The UK Government has announced the introduction of new legislation that grants it greater powers to intervene in foreign takeover of UK firms, citing national security concerns as the driving factor behind the legislation. The decision is consistent with that of a host of other western countries in recent times, aligning takeover policy with that of the US, Australia, Canada and New-Zealand.
The new ‘National Security and Investment Bill’ introduces mandatory notification legislation, meaning the government has to be notified of potential acquisitions of more than a 15% stake in UK firms operating in any of 17 specified ‘sensitive’ industries. If the takeover is deemed to have implications on UK national security, the acquirer and deal will be subject to a National Security Review by the Department of Business, Energy & Industrial Strategy (BEIS).
Sanctions for non-compliance with the policy include fines of the greater of up to 5% of worldwide turnover or £10 million – and imprisonment for up to five years. Transactions covered by mandatory notification that take place without clearance will be legally void.
‘What led the UK to bring forward some sort of legislation quite aggressively is the coronavirus pandemic and the concern that certain domestic industries are suffering financially and therefore potentially vulnerable [to takeovers],’ said Giles Warrington, an M&A lawyer with Pinsent Mason. The 17 industries, including Artificial Intelligence, military technologies and satellite and space technologies are deemed to be integral to national security. Crucially, and whilst not highlighted specifically in the bill, the plan prevents state banked entities and sovereign wealth funds from acquiring UK firms in sensitive industries for non-financial reasons.
Whilst not directed at a specified foreign actor, some believe the legislation is a direct action in order to prevent further Chinese investment into crucial infrastructure in the United Kingdom. In July 2020, UK ministers banned Chinese tech firm Huawei from participating in Britain’s 5G networks for national security reasons, following the United States’ very public decision to do so. The UK has previously taken a more laissez-faire approach to acquisitions regulation, with previous threshold for intervention being on firms with revenues over 70 million GBP, or when an entity with market share greater than 25% would be created. Many cite this as a reason behind what has become known as ‘The Great British Sell Off,’ with foreign direct investment prevalent in many key UK industries including airports – Aberdeen, Glasgow and Southampton are all 79% foreign owned and controlled – and the Energy Industry with Abu Dhabi Future Energy Company owning and controlling windfarms in Norfolk.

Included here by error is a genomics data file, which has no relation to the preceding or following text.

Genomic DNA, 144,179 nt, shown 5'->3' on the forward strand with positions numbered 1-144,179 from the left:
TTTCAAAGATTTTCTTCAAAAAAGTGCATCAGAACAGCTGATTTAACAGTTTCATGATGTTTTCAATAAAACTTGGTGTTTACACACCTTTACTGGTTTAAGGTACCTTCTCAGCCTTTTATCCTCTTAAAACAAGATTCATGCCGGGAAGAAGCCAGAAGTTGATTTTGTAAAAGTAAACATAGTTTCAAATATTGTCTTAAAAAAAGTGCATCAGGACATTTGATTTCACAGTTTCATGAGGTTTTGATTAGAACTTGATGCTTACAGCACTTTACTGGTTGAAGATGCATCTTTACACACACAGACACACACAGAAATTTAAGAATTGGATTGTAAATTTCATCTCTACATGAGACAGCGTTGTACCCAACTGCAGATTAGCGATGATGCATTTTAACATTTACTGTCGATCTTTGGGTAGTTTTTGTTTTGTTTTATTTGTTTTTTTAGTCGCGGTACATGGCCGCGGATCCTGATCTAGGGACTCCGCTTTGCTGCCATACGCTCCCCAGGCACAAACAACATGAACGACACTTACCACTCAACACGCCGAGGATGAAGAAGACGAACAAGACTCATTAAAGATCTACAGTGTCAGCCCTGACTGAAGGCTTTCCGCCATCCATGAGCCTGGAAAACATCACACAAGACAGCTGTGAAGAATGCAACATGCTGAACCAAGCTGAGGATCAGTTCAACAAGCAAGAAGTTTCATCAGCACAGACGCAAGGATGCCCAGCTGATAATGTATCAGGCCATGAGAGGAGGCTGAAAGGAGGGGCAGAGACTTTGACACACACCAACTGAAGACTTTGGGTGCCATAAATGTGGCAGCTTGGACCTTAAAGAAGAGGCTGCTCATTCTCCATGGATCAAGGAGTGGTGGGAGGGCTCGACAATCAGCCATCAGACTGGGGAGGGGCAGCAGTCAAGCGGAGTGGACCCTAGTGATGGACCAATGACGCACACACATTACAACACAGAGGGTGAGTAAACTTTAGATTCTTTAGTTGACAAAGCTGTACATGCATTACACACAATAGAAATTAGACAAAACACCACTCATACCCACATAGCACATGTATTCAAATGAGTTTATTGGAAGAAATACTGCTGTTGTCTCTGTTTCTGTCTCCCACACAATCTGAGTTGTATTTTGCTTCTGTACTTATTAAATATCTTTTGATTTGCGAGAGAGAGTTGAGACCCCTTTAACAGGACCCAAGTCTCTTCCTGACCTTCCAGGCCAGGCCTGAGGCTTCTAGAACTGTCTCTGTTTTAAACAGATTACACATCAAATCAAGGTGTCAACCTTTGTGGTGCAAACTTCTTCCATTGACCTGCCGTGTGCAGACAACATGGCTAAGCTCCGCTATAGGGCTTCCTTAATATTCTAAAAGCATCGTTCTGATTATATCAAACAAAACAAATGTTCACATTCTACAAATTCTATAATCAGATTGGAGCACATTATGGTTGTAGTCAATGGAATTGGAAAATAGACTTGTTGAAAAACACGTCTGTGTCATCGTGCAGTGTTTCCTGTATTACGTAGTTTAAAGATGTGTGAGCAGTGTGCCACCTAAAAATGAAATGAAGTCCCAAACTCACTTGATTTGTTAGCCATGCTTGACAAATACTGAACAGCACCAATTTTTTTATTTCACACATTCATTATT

The legislation is likely to further dampen what has been a disappointing year for UK M&A, with a 28% decrease in the number of deals including overseas firms buying UK businesses when compared to the same period in 2019. The protectionist measures will ultimately reduce the attractiveness of Britain to FDI, with deals likely to take longer due to the new screening process. The fast-paced nature of auction processes for firms is likely to be impacted, with deals to take up to 30 days to be cleared by the new security unit within BEIS.
Whilst in line with all Five Eyes partner nations, the UKs decision to introduce protectionist measures at a time of hostile international relations is unlikely to improve relationships with foreign nations such as China. With the upcoming withdrawal from the EU in late January, some are questioning the decision to seemingly isolate the country from the fastest growing economy in the world and from a viable trading partner in the post Brexit landscape. On the other hand, the legislation has been described simply as a procedural hurdle, and simply the catching up of Britain to the US and Australia regarding national security, with some predicting M&A activity to be unaffected.
By Daniel Regan
Sector Head: Venkat Rajasingham